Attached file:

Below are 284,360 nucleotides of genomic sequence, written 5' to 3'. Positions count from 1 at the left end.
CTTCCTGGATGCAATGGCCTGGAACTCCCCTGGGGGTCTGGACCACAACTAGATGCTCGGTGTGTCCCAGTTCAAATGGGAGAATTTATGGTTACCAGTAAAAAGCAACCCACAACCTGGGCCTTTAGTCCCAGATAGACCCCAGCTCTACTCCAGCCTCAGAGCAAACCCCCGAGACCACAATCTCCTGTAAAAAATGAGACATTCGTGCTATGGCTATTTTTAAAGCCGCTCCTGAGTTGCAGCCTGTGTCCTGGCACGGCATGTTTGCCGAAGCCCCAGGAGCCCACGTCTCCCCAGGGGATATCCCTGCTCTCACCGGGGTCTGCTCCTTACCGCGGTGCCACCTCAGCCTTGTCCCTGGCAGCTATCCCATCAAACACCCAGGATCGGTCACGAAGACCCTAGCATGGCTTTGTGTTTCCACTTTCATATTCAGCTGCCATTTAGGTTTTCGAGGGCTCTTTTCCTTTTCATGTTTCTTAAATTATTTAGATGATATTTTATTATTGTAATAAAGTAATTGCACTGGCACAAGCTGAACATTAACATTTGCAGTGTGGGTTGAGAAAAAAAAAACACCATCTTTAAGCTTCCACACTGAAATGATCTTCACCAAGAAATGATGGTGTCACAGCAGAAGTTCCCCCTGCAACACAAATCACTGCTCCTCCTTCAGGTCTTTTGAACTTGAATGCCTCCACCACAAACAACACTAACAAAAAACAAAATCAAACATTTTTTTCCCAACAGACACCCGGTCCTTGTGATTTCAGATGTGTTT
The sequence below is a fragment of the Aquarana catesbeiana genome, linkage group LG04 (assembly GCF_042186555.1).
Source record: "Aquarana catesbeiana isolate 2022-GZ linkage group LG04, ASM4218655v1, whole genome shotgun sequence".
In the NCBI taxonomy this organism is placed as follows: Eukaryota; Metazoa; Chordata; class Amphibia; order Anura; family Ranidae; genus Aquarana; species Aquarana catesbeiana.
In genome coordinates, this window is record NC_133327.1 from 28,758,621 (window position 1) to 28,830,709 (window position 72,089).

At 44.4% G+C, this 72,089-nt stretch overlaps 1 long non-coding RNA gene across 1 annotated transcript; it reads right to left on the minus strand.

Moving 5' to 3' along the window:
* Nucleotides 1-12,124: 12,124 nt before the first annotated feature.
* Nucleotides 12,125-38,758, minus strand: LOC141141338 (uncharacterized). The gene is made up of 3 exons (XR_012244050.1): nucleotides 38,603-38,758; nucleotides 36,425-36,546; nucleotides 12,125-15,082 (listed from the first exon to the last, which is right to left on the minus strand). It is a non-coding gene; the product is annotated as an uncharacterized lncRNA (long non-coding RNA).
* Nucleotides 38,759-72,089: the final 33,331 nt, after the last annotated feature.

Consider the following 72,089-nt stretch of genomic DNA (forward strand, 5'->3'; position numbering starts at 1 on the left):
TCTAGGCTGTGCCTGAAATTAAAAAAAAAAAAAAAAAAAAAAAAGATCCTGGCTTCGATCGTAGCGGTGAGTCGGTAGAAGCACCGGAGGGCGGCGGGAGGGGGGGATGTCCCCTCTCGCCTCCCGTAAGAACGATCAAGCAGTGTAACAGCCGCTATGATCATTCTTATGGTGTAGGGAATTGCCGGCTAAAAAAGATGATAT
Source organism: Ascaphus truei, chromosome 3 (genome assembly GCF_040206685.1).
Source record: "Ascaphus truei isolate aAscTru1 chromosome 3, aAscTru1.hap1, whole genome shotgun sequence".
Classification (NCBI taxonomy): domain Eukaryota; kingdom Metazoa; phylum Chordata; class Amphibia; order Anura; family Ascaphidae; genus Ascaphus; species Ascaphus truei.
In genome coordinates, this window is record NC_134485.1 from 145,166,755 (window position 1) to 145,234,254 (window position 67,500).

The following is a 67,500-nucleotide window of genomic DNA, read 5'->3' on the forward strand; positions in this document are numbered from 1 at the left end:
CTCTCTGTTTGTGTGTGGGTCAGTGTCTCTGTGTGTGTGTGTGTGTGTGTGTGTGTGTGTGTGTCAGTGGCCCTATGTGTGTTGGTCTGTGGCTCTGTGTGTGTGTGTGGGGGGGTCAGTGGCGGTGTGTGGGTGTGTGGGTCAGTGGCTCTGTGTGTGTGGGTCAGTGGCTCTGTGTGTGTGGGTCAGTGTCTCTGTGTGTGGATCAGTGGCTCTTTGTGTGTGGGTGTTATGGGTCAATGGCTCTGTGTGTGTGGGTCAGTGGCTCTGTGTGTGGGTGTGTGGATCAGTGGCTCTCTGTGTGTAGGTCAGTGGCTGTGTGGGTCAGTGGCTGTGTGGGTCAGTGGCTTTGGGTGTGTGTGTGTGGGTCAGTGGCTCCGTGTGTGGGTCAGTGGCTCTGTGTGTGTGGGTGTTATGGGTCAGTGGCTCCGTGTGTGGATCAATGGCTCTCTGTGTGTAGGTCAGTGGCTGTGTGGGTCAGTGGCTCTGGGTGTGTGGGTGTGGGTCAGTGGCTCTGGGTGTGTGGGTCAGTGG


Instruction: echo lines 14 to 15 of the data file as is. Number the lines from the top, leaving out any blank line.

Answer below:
Source organism: Ascaphus truei, chromosome 3 (genome assembly GCF_040206685.1).
Source record: "Ascaphus truei isolate aAscTru1 chromosome 3, aAscTru1.hap1, whole genome shotgun sequence".